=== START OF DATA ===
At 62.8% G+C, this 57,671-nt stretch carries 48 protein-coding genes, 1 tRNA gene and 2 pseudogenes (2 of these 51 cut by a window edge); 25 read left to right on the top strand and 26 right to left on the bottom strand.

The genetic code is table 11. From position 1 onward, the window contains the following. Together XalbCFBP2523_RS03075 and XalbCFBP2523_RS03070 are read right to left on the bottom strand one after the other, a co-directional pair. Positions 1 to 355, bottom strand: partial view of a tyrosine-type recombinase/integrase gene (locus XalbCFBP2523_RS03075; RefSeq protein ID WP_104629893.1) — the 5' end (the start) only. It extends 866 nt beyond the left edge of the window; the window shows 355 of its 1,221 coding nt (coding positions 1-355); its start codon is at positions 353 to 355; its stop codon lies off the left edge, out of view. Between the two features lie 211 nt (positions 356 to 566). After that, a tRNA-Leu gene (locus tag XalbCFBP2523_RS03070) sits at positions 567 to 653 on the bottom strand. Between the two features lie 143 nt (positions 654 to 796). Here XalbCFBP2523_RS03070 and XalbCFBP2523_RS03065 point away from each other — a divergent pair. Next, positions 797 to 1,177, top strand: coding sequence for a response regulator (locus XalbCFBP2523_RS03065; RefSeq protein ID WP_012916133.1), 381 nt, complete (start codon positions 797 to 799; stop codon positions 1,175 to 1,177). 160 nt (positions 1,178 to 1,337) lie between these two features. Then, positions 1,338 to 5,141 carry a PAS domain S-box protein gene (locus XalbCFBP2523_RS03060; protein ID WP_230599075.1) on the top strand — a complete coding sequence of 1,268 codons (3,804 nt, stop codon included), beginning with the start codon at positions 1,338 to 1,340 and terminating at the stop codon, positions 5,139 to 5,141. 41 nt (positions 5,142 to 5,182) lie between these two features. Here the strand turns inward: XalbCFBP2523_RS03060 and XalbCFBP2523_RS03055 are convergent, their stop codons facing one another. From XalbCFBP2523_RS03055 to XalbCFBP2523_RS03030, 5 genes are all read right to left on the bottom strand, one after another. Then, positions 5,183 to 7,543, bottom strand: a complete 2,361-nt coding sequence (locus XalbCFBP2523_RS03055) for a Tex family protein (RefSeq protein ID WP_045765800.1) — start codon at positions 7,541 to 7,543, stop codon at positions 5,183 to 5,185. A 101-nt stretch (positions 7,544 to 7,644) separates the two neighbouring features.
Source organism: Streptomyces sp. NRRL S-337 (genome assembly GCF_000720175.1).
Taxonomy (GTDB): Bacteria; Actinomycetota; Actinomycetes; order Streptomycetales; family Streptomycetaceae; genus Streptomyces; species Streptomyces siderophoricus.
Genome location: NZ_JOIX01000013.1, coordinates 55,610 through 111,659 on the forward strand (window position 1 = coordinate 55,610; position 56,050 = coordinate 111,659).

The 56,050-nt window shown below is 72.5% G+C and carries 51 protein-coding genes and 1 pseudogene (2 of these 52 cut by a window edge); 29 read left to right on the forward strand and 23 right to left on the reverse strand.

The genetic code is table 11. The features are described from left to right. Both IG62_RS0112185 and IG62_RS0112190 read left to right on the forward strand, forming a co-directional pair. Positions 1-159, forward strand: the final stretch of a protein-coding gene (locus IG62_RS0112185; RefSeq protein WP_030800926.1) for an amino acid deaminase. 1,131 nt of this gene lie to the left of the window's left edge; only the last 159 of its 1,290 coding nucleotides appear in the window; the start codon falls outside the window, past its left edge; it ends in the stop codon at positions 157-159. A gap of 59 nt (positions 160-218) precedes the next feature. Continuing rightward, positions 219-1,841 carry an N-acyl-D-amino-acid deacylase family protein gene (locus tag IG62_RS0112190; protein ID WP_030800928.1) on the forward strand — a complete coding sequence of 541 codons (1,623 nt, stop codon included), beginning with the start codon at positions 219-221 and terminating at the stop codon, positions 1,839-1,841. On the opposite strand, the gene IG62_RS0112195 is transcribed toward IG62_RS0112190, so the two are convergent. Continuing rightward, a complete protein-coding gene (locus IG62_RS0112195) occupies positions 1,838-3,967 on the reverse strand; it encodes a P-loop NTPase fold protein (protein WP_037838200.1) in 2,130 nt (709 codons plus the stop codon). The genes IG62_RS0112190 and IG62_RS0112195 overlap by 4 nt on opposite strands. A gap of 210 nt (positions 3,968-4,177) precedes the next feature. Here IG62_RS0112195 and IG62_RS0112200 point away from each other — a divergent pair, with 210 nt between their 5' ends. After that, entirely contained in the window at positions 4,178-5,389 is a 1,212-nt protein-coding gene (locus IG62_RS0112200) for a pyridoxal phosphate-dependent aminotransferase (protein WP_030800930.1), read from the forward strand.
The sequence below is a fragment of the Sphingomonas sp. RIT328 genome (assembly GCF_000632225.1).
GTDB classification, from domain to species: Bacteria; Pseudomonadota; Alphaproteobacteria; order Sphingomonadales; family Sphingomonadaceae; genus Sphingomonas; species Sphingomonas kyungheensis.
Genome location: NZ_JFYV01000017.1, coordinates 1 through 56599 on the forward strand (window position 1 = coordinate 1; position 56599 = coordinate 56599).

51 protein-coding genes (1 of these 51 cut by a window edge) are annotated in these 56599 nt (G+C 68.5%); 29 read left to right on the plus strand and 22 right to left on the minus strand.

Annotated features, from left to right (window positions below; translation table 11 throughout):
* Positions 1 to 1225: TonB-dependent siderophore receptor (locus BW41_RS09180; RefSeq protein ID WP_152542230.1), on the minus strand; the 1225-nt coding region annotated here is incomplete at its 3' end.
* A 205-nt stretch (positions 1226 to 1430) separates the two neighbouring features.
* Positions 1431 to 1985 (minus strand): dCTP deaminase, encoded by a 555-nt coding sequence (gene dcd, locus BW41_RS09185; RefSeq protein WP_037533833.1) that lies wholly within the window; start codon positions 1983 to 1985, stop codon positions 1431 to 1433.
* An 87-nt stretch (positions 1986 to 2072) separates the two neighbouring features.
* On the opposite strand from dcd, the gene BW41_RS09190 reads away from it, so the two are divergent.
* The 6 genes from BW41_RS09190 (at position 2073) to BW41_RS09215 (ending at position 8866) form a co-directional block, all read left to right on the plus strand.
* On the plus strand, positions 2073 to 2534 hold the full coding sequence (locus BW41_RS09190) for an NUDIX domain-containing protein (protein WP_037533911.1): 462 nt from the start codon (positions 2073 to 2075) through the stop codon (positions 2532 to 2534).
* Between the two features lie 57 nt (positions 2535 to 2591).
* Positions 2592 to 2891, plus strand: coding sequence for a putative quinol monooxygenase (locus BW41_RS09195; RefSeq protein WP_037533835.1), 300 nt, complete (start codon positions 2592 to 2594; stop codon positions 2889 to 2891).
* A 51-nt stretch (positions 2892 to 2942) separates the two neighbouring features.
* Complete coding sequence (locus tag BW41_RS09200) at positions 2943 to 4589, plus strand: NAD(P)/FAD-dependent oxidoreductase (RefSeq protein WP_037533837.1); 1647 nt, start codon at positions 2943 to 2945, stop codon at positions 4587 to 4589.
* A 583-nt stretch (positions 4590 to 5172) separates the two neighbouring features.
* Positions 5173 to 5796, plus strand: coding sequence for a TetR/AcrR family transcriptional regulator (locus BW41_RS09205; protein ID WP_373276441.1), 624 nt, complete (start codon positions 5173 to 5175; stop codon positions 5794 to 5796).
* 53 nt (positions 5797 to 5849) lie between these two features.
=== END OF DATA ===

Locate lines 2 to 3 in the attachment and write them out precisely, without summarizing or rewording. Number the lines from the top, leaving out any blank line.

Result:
The genetic code is table 11. From position 1 onward, the window contains the following. Together XalbCFBP2523_RS03075 and XalbCFBP2523_RS03070 are read right to left on the bottom strand one after the other, a co-directional pair. Positions 1 to 355, bottom strand: partial view of a tyrosine-type recombinase/integrase gene (locus XalbCFBP2523_RS03075; RefSeq protein ID WP_104629893.1) — the 5' end (the start) only. It extends 866 nt beyond the left edge of the window; the window shows 355 of its 1,221 coding nt (coding positions 1-355); its start codon is at positions 353 to 355; its stop codon lies off the left edge, out of view. Between the two features lie 211 nt (positions 356 to 566). After that, a tRNA-Leu gene (locus tag XalbCFBP2523_RS03070) sits at positions 567 to 653 on the bottom strand. Between the two features lie 143 nt (positions 654 to 796). Here XalbCFBP2523_RS03070 and XalbCFBP2523_RS03065 point away from each other — a divergent pair. Next, positions 797 to 1,177, top strand: coding sequence for a response regulator (locus XalbCFBP2523_RS03065; RefSeq protein ID WP_012916133.1), 381 nt, complete (start codon positions 797 to 799; stop codon positions 1,175 to 1,177). 160 nt (positions 1,178 to 1,337) lie between these two features. Then, positions 1,338 to 5,141 carry a PAS domain S-box protein gene (locus XalbCFBP2523_RS03060; protein ID WP_230599075.1) on the top strand — a complete coding sequence of 1,268 codons (3,804 nt, stop codon included), beginning with the start codon at positions 1,338 to 1,340 and terminating at the stop codon, positions 5,139 to 5,141. 41 nt (positions 5,142 to 5,182) lie between these two features. Here the strand turns inward: XalbCFBP2523_RS03060 and XalbCFBP2523_RS03055 are convergent, their stop codons facing one another. From XalbCFBP2523_RS03055 to XalbCFBP2523_RS03030, 5 genes are all read right to left on the bottom strand, one after another. Then, positions 5,183 to 7,543, bottom strand: a complete 2,361-nt coding sequence (locus XalbCFBP2523_RS03055) for a Tex family protein (RefSeq protein ID WP_045765800.1) — start codon at positions 7,541 to 7,543, stop codon at positions 5,183 to 5,185. A 101-nt stretch (positions 7,544 to 7,644) separates the two neighbouring features.
Source organism: Streptomyces sp. NRRL S-337 (genome assembly GCF_000720175.1).